Participants at the Community Media Convergence discuss how to support their activities in advance of CRTC review of local and community broadcasting in 2016.

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By Patricia W. Elliott

Community media practitioners are preparing for a David and Goliath encounter with Canada’s cable giants when the CRTC’s review of local and community broadcasting gets underway in January.

“Community broadcasting was not originally conceived of by regulators. If anyone should be in the driver’s seat, it should be Indigenous communities and community (broadcasting) practitioners,” said community radio researcher and broadcaster Gretchen King, speaking at the Community Media Convergence, held Nov. 22 to 24 in Ottawa.

The gathering was organized by the Community Media Working Group, a newly formed coalition of cross-platform media makers and researchers. Attracting participants across the country, from Hay River, NWT, to Toronto’s Regent Park, the event marked the first time community-based TV, radio and digital media makers have come together for strategy discussions.    

At issue is a special levy imposed on Canadian cable companies, put in place to ensure local and community-access programming was protected after the companies were allowed to expand and consolidate their markets in the 1990s.

Under the system, cable providers set aside between two and five per cent for community channels, which are supposed to air at least 50 per cent local programming produced by community members.

However, the cable giants themselves control the fund and are known to play fast and loose with definitions of “local” and “community access,” according to various independent audits, including a 2011 review by the Canadian Association of Community Television Users and Stations.

As well, the number of distinctly local community-access channels plummeted from nearly 400 to just 10 distinctly local stations in English Canada by 2011, according to CACTUS.  

The CRTC acknowledges the problem in its submission call, which notes “it is possible that in many cases certain communities will not be exposed to specifically locally relevant or reflective programming through the traditional broadcasting system.”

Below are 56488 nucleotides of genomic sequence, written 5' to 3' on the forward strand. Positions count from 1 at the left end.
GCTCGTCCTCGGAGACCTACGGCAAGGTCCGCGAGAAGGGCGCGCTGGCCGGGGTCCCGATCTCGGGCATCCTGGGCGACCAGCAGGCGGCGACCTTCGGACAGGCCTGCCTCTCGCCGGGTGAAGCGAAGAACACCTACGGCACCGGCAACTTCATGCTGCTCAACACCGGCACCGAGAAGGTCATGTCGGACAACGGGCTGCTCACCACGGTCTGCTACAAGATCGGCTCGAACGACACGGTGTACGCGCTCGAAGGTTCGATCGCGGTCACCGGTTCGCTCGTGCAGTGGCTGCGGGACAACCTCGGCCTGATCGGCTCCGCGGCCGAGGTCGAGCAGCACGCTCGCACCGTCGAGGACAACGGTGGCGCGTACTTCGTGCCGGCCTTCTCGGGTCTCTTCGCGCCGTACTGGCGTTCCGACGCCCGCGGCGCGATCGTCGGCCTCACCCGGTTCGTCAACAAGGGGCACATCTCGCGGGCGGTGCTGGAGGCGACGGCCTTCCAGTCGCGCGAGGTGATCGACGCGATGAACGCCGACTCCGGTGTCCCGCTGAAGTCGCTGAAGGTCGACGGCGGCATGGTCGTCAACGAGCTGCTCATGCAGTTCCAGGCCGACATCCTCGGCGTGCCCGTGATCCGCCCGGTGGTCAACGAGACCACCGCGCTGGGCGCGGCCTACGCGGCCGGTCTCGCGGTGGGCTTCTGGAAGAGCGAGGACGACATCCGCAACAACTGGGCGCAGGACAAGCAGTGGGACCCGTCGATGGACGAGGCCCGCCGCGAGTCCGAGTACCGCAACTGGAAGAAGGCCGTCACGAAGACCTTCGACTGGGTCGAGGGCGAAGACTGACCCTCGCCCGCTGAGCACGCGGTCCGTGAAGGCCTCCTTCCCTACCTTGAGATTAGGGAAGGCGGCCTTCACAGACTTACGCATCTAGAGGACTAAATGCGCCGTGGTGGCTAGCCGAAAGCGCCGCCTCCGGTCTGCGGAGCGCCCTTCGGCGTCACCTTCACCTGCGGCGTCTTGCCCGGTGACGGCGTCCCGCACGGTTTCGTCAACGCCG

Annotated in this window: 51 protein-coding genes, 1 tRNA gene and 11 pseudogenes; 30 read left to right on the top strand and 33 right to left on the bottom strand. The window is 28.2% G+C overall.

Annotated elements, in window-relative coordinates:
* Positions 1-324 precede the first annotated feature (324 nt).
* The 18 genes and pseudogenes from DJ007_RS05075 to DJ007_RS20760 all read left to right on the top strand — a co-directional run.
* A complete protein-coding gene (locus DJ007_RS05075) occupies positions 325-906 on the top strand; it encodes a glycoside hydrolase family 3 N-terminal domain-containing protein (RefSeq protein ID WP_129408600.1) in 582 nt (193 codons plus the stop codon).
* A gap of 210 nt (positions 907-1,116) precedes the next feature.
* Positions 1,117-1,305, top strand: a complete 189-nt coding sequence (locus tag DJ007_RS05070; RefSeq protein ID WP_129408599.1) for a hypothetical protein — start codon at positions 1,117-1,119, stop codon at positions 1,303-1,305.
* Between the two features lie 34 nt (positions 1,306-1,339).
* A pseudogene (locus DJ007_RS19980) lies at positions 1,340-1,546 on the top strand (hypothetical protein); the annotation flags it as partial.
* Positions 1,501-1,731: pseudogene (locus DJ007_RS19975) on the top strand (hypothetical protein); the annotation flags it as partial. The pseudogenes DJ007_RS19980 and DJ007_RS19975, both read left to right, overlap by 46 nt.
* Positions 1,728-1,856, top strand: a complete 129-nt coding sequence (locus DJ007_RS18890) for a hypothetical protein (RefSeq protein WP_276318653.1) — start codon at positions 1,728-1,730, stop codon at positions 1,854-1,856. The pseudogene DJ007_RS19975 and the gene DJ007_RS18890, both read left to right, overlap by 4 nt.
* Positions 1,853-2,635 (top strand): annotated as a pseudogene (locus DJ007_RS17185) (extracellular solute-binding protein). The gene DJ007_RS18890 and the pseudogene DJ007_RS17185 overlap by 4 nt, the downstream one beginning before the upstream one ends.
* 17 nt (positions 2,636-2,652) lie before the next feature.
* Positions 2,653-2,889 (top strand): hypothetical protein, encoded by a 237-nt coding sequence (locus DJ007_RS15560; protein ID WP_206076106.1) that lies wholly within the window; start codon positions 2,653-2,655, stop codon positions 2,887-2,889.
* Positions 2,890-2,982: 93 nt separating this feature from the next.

Interviews and focus groups conducted by the working group in September found Canadians in general value community media as a source of local information and engagement and wished funding was applied to more platforms than cable television.

Multi-media community access centres that would invite public access and training for everything from radio broadcasting to community-friendly game creation were among the suggestions discussed by convergence participants.

Meanwhile, community media operations struggle just to keep the doors open and the lights on, according to the working group’s study. Ninety-eight per cent of the 419 survey respondents identified stable funding as the number-one policy issue facing their sector. 

“The issue is political power,” argued panelist Emmanuel Madan of the Independent Media Arts Alliance. “Handing over cable rights was like giving away Canada’s gold. How do we force the CRTC to act on behalf of the 99 per cent, not the one per cent?”

“The CRTC is going to have to undo the mess that was made of community media policy.…Let’s update the legislation because initially it was set up for another industry not (the cable) industry,” said King.

CACTUS executive director Catherine Edwards called on the CRTC to pay more attention to people who actually make community media. “The solutions don’t work unless you ask the communities what they want and give them the power to manage the solutions,” she said.   

The CRTC hearing begins on Jan. 25 at 9 a.m. at Conference Centre in Gatineau, Que. 

[[{“fid”:”5122″,”view_mode”:”default”,”fields”:{“format”:”default”,”field_file_image_alt_text[und][0][value]”:””,”field_file_image_title_text[und][0][value]”:””},”type”:”media”,”attributes”:{“height”:659,”width”:471,”style”:”width: 75px; height: 105px; margin-left: 5px; margin-right: 5px; float: left;”,”class”:”media-element file-default”},”link_text”:null}]]Patricia W. Elliott is a magazine journalist and assistant professor at the School of Journalism, University of Regina. You can visit her at

H.G. Watson was J-Source's managing editor from 2015 to 2018. She is a journalist based in Toronto. You can learn more about her at